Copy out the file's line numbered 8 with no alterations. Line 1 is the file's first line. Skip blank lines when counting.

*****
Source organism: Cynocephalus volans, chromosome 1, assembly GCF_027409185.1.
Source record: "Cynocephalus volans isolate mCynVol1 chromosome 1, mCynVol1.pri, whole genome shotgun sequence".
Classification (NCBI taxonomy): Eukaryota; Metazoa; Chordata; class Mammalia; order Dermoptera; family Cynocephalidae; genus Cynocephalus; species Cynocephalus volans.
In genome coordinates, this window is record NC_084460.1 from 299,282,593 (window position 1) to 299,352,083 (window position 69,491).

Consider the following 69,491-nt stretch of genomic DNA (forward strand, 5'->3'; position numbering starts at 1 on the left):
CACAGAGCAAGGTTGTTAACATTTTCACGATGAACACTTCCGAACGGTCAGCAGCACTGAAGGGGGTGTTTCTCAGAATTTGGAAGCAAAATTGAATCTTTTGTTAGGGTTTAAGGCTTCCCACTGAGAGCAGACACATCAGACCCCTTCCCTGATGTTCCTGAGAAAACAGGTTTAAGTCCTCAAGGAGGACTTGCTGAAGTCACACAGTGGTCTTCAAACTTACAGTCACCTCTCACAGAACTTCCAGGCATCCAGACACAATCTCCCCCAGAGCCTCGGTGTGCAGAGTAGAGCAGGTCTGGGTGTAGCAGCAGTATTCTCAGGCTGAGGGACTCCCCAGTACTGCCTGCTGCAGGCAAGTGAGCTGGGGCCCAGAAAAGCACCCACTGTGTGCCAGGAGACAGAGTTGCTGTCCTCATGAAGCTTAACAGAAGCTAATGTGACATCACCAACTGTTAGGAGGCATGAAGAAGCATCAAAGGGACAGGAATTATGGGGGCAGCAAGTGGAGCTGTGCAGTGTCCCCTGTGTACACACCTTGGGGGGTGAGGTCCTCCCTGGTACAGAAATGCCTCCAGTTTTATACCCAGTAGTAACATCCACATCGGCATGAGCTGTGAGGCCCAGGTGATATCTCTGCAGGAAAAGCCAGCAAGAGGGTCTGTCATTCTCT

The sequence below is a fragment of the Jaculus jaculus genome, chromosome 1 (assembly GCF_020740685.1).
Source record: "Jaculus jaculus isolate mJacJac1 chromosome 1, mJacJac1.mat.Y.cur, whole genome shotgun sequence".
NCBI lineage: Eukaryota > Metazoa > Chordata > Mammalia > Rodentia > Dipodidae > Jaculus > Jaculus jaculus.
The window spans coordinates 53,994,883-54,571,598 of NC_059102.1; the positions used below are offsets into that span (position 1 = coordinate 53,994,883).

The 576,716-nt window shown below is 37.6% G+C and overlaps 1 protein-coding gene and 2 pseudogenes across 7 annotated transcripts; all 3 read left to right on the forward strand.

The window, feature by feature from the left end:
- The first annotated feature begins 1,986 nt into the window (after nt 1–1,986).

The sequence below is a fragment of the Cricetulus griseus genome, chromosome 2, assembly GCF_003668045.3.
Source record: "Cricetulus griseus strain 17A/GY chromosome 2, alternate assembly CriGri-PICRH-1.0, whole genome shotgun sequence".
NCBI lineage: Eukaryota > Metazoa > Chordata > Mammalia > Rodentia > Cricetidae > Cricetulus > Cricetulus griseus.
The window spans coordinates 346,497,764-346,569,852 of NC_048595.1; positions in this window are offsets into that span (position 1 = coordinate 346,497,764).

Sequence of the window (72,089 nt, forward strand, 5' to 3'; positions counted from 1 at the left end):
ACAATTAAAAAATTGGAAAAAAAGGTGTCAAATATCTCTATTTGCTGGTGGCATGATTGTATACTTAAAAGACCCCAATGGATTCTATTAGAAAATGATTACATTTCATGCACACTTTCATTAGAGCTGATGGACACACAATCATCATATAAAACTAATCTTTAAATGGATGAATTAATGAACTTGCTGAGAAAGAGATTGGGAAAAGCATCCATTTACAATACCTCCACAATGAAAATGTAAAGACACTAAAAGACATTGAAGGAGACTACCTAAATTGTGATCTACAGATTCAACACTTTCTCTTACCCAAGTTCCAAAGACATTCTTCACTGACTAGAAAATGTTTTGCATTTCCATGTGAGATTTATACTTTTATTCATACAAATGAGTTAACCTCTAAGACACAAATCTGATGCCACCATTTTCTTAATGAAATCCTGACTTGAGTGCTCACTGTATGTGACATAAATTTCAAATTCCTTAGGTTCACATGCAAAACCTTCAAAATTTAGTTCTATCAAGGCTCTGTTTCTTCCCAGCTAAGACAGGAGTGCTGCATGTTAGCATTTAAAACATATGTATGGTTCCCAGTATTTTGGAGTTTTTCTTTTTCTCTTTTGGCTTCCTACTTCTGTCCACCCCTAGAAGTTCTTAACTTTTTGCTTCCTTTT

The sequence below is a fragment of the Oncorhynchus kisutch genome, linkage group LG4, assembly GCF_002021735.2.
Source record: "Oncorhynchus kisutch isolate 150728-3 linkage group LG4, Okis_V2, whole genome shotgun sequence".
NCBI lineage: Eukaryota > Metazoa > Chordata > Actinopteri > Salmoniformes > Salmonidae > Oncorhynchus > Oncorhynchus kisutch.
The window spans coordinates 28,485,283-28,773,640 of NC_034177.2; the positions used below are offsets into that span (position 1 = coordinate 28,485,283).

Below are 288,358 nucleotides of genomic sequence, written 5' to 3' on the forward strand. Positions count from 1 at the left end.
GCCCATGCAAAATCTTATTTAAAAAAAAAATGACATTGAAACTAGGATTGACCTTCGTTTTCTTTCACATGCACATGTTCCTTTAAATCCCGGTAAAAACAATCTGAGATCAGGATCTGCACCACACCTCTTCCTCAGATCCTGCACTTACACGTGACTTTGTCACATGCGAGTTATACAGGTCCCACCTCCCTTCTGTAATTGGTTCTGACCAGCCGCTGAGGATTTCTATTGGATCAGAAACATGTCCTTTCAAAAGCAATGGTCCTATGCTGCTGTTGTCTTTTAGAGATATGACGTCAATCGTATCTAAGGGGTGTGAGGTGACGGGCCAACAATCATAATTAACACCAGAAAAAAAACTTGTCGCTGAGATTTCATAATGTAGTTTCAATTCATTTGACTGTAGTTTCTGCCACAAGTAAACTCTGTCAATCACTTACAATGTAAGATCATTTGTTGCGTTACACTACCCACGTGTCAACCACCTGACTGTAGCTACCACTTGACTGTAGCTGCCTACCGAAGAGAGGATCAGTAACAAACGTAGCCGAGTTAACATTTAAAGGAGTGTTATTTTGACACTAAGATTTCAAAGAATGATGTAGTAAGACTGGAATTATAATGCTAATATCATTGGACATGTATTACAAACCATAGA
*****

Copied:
Source record: "Jaculus jaculus isolate mJacJac1 chromosome 1, mJacJac1.mat.Y.cur, whole genome shotgun sequence".